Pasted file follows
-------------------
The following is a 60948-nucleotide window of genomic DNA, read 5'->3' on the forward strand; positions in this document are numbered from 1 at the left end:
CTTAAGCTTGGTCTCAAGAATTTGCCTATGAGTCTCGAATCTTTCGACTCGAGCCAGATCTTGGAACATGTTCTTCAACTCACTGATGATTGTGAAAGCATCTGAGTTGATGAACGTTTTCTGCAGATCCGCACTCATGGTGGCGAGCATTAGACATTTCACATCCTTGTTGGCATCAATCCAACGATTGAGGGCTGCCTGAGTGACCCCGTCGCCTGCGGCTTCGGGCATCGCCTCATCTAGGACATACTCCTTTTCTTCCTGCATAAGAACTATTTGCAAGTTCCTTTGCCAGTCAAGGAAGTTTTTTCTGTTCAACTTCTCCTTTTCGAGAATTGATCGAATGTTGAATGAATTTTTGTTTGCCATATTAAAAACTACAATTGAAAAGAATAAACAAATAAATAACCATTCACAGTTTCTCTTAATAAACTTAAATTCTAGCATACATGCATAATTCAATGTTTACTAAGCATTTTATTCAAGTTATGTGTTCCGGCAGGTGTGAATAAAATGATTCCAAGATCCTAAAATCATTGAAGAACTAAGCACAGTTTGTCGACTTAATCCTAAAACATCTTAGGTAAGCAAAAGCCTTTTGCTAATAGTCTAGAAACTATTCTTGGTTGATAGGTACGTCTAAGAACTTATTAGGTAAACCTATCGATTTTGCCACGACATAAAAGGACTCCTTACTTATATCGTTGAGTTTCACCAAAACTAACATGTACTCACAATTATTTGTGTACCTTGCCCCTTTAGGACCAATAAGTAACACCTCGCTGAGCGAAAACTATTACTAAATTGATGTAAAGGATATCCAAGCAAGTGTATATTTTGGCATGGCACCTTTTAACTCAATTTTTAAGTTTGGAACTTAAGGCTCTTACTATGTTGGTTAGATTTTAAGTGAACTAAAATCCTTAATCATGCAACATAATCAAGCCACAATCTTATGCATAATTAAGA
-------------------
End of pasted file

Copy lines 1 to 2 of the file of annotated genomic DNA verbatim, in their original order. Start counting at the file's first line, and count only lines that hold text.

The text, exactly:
The following is a 60948-nucleotide window of genomic DNA, read 5'->3' on the forward strand; positions in this document are numbered from 1 at the left end:
CTTAAGCTTGGTCTCAAGAATTTGCCTATGAGTCTCGAATCTTTCGACTCGAGCCAGATCTTGGAACATGTTCTTCAACTCACTGATGATTGTGAAAGCATCTGAGTTGATGAACGTTTTCTGCAGATCCGCACTCATGGTGGCGAGCATTAGACATTTCACATCCTTGTTGGCATCAATCCAACGATTGAGGGCTGCCTGAGTGACCCCGTCGCCTGCGGCTTCGGGCATCGCCTCATCTAGGACATACTCCTTTTCTTCCTGCATAAGAACTATTTGCAAGTTCCTTTGCCAGTCAAGGAAGTTTTTTCTGTTCAACTTCTCCTTTTCGAGAATTGATCGAATGTTGAATGAATTTTTGTTTGCCATATTAAAAACTACAATTGAAAAGAATAAACAAATAAATAACCATTCACAGTTTCTCTTAATAAACTTAAATTCTAGCATACATGCATAATTCAATGTTTACTAAGCATTTTATTCAAGTTATGTGTTCCGGCAGGTGTGAATAAAATGATTCCAAGATCCTAAAATCATTGAAGAACTAAGCACAGTTTGTCGACTTAATCCTAAAACATCTTAGGTAAGCAAAAGCCTTTTGCTAATAGTCTAGAAACTATTCTTGGTTGATAGGTACGTCTAAGAACTTATTAGGTAAACCTATCGATTTTGCCACGACATAAAAGGACTCCTTACTTATATCGTTGAGTTTCACCAAAACTAACATGTACTCACAATTATTTGTGTACCTTGCCCCTTTAGGACCAATAAGTAACACCTCGCTGAGCGAAAACTATTACTAAATTGATGTAAAGGATATCCAAGCAAGTGTATATTTTGGCATGGCACCTTTTAACTCAATTTTTAAGTTTGGAACTTAAGGCTCTTACTATGTTGGTTAGATTTTAAGTGAACTAAAATCCTTAATCATGCAACATAATCAAGCCACAATCTTATGCATAATTAAGA